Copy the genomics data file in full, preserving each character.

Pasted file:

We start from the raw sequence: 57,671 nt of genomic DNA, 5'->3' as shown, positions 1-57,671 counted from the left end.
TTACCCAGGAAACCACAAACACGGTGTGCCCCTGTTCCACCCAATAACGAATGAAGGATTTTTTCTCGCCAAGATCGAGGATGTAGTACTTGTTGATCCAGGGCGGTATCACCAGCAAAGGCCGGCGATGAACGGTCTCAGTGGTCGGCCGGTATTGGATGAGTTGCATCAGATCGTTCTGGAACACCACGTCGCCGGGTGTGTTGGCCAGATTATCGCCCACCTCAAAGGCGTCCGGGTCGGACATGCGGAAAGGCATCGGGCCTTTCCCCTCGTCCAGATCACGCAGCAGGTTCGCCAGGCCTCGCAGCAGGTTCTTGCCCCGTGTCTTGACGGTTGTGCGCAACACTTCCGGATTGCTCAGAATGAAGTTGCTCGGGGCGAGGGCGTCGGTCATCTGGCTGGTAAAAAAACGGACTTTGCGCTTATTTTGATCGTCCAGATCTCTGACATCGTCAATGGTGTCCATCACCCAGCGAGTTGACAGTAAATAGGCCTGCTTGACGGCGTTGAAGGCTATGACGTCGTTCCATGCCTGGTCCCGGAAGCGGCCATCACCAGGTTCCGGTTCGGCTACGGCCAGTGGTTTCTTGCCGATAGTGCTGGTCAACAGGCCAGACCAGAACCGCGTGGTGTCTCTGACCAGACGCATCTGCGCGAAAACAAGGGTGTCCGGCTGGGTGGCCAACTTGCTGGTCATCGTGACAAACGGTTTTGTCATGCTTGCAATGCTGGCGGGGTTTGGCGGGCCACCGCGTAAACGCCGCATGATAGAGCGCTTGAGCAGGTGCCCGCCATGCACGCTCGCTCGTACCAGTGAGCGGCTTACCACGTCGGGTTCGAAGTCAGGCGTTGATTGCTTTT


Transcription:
We start from the raw sequence: 57,671 nt of genomic DNA, 5'->3' as shown, positions 1-57,671 counted from the left end.
TTACCCAGGAAACCACAAACACGGTGTGCCCCTGTTCCACCCAATAACGAATGAAGGATTTTTTCTCGCCAAGATCGAGGATGTAGTACTTGTTGATCCAGGGCGGTATCACCAGCAAAGGCCGGCGATGAACGGTCTCAGTGGTCGGCCGGTATTGGATGAGTTGCATCAGATCGTTCTGGAACACCACGTCGCCGGGTGTGTTGGCCAGATTATCGCCCACCTCAAAGGCGTCCGGGTCGGACATGCGGAAAGGCATCGGGCCTTTCCCCTCGTCCAGATCACGCAGCAGGTTCGCCAGGCCTCGCAGCAGGTTCTTGCCCCGTGTCTTGACGGTTGTGCGCAACACTTCCGGATTGCTCAGAATGAAGTTGCTCGGGGCGAGGGCGTCGGTCATCTGGCTGGTAAAAAAACGGACTTTGCGCTTATTTTGATCGTCCAGATCTCTGACATCGTCAATGGTGTCCATCACCCAGCGAGTTGACAGTAAATAGGCCTGCTTGACGGCGTTGAAGGCTATGACGTCGTTCCATGCCTGGTCCCGGAAGCGGCCATCACCAGGTTCCGGTTCGGCTACGGCCAGTGGTTTCTTGCCGATAGTGCTGGTCAACAGGCCAGACCAGAACCGCGTGGTGTCTCTGACCAGACGCATCTGCGCGAAAACAAGGGTGTCCGGCTGGGTGGCCAACTTGCTGGTCATCGTGACAAACGGTTTTGTCATGCTTGCAATGCTGGCGGGGTTTGGCGGGCCACCGCGTAAACGCCGCATGATAGAGCGCTTGAGCAGGTGCCCGCCATGCACGCTCGCTCGTACCAGTGAGCGGCTTACCACGTCGGGTTCGAAGTCAGGCGTTGATTGCTTTT